History of Aviation in the
BC Forest Service
A pictorial account for the BCFS Centennial
Part 1 : Transport, Supply, Reconnaissance
This is a brief pictorial account of the history of fixed wing flying in the roles of transport, supply, reconnaissance, patrol and inventory with the British Columbia Forest Service. The Early Years
By now, many of us have heard about or seen the
results of the BC Forest Branch’s first foray into the
world of aircraft. A contract was initiated by the
Department of Lands with the Hoffar Motor Boat
Company for the construction of a single engine
two seat flying boat, to be used primarily for
patrolling. The H-2 biplane was constructed during
the summer of 1918 and test flights conducted
toward the end of August and early September. On
September 4th, on one of the early tests over
Vancouver, the aircraft experienced engine
problems and the pilot elected to head for the
waters of Coal Harbour. It never made it. The
aircraft stalled (quit flying) and spiralled onto the roof of a Figure 1: Hoffar H-2 crash Vancouver Sept. 1918
house in West Vancouver. The H-2 was destroyed but the
young pilot luckily sustained only minor injuries. This ended the thought of Forest Service aircraft ownership for almost 80 years.
In September of 1919, the first aerial
discovery of a forest fire in B.C. took place over
Duncan. The pilot of a Curtiss JN-4 (possibly
during an air mail flight) spotted the fire and
landed at Duncan to report it to the Forest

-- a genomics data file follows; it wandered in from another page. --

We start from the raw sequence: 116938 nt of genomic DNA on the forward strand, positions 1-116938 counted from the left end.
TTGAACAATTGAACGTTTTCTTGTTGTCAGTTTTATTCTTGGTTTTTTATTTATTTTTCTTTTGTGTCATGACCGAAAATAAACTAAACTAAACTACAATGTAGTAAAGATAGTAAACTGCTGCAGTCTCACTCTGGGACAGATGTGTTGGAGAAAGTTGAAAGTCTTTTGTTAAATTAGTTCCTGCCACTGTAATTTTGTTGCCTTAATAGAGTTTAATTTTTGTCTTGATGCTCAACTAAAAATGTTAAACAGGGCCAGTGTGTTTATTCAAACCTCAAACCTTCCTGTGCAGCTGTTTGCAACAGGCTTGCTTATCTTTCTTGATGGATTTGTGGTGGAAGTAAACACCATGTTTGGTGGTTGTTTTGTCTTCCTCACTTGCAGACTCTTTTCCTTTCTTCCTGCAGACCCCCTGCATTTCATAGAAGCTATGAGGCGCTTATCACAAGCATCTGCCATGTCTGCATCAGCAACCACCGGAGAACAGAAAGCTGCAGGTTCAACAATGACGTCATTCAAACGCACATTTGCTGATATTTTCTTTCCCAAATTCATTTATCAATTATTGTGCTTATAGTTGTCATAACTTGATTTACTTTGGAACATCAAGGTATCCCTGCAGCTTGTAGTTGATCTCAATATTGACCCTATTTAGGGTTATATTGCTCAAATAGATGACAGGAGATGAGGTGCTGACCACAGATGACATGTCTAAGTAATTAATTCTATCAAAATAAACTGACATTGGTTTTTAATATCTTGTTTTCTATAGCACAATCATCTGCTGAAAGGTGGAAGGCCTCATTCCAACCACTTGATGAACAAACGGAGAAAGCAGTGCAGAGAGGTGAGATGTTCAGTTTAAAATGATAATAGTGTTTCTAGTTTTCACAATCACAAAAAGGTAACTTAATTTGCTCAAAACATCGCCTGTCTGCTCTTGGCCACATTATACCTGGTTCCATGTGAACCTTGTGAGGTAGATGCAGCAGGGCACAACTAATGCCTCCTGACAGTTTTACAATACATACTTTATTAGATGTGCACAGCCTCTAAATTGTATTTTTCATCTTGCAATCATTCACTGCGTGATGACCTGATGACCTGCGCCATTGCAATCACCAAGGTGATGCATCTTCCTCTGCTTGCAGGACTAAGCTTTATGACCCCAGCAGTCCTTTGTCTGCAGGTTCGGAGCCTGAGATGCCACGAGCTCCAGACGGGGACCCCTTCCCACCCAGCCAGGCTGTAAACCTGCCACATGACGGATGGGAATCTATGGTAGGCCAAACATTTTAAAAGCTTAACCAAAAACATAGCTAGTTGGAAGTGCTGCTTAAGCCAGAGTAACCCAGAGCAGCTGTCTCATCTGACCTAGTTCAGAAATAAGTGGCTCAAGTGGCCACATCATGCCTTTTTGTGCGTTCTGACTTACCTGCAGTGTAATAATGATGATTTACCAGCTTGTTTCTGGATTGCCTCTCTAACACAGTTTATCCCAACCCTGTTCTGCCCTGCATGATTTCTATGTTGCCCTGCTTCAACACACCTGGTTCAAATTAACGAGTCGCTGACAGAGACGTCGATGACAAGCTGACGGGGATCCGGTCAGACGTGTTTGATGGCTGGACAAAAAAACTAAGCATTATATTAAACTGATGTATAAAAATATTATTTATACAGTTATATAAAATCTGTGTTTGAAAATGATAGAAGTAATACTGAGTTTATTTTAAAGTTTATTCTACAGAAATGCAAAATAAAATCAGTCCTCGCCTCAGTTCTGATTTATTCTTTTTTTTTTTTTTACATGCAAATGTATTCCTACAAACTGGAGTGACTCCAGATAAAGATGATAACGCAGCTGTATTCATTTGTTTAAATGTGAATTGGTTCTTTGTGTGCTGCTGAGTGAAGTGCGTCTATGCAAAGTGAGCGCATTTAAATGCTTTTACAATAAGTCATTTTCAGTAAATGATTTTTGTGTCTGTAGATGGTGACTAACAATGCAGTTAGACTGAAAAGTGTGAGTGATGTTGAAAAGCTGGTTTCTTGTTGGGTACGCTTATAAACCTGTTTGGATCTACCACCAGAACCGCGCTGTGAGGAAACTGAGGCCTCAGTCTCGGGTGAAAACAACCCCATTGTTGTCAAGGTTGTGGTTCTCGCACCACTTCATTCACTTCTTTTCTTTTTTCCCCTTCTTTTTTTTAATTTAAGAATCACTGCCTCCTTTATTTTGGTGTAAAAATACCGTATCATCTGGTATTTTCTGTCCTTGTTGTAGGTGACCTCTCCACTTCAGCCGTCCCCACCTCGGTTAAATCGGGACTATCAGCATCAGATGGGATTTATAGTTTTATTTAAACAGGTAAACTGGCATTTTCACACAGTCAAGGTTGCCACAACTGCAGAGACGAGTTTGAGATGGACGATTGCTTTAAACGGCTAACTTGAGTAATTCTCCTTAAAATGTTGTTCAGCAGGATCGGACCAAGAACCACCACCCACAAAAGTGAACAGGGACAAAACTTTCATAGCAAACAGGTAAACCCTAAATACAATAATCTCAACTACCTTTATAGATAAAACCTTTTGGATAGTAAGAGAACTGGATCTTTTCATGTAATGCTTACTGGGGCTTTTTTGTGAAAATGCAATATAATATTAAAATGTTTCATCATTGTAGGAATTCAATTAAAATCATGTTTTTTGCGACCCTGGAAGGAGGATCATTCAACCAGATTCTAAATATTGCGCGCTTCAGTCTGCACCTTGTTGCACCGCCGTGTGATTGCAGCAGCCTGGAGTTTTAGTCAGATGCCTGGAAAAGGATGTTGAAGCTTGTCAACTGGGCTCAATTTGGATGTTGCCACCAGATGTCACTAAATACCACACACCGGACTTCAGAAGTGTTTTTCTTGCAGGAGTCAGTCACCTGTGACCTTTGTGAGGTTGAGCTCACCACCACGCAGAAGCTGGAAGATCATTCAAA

Branch, who then took suppression action.
The end of WW1 saw a surplus of aircraft and
support equipment in both Europe and North
America. After the war, governments and
agencies recognized the value of aircraft in
roles such as patrols and transport of men and
Figure 2: Curtiss JN-4 first forest fire discovery 1919
supplies. The Canadian government formed the
Dominion Air Board to oversee the growing civil
aviation in Canada. Half a dozen air stations were established across the country in 1920 including Vancouver, located at Jericho Beach. The Vancouver Air Station soon acquired 2 types of flying boats.
The Curtiss HS-2L was a single engine four place biplane with a payload of up to 700 pounds and a top speed of 70 mph. The Felixstowe F.3 was a large twin engine flying boat capable of speeds over 85 mph and a payload up to 12 people with gear. These aircraft were not used operationally in 1920 but the HS-2L was tested and evaluated by
the Forest Branch and Air Station in the fall.
The 1921 fire season saw both types used in
various roles by the Forest Branch including
patrols, fire suppression and forest
reconnaissance, inventory and photography.
One HS-2L was also based in Kamloops during
1922 proved to be a serious fire season on
B.C.’s coast. The F.3 proved it’s worth
transporting men and equipment to fires. Near the
end of July the F.3 transported men, equipment
and camp supplies to a fire near Buttle Lake on
Vancouver Island. The use of the F.3 saved days
of ground travel and undoubtedly prevented the
fire from becoming a major event.
By 1923, the Forest Branch had become
somewhat disenchanted with both types of
aircraft as they were becoming obsolete.
Aircraft performance was not up to
requirements especially in the mountains, and
aircraft maintenance costs were high. In 1924
the Branch used the aircraft on a casual basis
and only flew two dozen hours. By 1926 the
regular use of aircraft for forestry work was
Figure 3: HS-2L at Alert Bay late 1920. BC Archives NA-07649
Figure 4: Felixstowe F.3
For more detailed information on Forest Branch aviation activities between 1918 and 1926 including an account of the 1918 accident, see the publication “Aircraft and Their Use in Forestry in B.C.: 1918 – 1926” http://www.bcfs100.ca/docs/pdf/8/398.pdf
Through the late 1920’s and 1930’s
occasional fire patrols and aerial spray...
Please join StudyMode to read the full document